When an interrupt occurs on a Cortex-M processor, the processor pushes registers onto the stack to save the current state before jumping to the interrupt handler. Understanding the stack frame layout during interrupts is important for debugging and optimizing interrupt performance.
What Happens When an Interrupt Occurs
On a Cortex-M processor, when an interrupt occurs:
- The processor finishes executing the current instruction.
- The processor saves the Program Counter (PC) onto the stack. This saves the return address so the processor can resume where it left off after handling the interrupt.
- The processor enters the exception handler and pushes the CPU registers onto the stack to save their state. This is called the stack frame.
- The processor looks up the interrupt vector and jumps to the corresponding interrupt handler function.
- The interrupt handler runs and performs whatever tasks required for that interrupt.
- At the end of the handler, the handler executes code to pop the stack frame and restore the saved registers.
- The handler executes a return instruction to pop the saved PC from the stack and resume normal execution.
Stack Frame Contents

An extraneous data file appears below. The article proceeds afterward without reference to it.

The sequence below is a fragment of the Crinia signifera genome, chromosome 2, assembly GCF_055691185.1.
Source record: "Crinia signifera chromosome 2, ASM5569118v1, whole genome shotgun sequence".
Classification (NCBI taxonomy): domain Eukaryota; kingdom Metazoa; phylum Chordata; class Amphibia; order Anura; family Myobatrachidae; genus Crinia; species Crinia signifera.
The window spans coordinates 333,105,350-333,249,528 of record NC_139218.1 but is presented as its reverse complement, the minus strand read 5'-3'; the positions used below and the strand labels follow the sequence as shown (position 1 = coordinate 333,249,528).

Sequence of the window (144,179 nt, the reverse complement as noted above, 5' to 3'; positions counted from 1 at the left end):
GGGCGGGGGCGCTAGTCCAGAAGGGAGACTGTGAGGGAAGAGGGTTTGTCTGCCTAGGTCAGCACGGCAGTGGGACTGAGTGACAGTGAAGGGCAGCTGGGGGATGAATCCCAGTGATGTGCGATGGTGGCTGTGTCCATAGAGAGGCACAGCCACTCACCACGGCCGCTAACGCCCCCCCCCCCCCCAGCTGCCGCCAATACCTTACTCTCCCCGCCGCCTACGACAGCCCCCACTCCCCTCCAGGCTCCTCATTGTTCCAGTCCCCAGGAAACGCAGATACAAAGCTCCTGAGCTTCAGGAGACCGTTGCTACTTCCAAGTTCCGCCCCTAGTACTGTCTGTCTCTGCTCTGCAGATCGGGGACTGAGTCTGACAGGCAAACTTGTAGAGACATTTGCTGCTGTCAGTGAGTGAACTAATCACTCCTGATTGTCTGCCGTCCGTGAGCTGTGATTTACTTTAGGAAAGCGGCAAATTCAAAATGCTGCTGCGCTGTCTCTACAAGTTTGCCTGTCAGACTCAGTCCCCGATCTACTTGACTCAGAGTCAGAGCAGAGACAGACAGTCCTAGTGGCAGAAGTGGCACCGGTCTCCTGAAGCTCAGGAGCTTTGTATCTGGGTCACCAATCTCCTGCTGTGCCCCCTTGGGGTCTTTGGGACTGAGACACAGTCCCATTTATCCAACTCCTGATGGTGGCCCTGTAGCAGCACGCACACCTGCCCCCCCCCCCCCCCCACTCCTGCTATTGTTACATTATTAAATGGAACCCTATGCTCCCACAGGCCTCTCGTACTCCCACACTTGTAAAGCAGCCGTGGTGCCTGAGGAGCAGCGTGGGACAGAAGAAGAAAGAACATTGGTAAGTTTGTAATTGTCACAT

The stack frame pushed by the processor contains the following information:
- xPSR – Saved copy of the processor’s program status register
- PC – Program counter containing the return address
- LR – Link register containing the exception return address
- R12-R0 – R12 to R0 (if configured to be pushed)
On Cortex-M3 and M4, the stack frame follows the same layout described above. On Cortex-M0 and M0+, the frame is simplified to contain only the xPSR and PC.
The xPSR (eXtended Program Status Register) contains information like:
- Interrupt enable/mask bits
- Execution state bits (Handler vs Thread mode)
- Stack alignment control bit
- Overflow flag
Saving xPSR preserves the processor state so it can be restored properly at the end of the interrupt.
Program Counter (PC)
The PC register contains the current program address. Saving this provides the return address needed to resume execution after handling the interrupt.
Link Register (LR)
LR is used by exception return instructions to restore the PC as well. LR gets populated with the appropriate return address when entering the exception handler.
General Purpose Registers (R0-R12)
These registers (R0-R12) contain context data that needs preserved across the interrupt. The processor can be configured via the CONTROL register to determine which registers get pushed to the stack.
Stack Pointer Behavior
As each piece of the stack frame is pushed, the Stack Pointer (SP) is decremented. For example, on a Cortex-M3/M4 pushing R4-R11, xPSR, PC, LR, and R0-R3 would decrement SP by 56 bytes total (4 bytes per register x 14 registers).
The SP gets aligned to a 32-bit boundary before exception entry. At the end of the handler, the stack frame is popped by looping and incrementing SP to restore SP to its pre-interrupt value.
Stack Overflow Considerations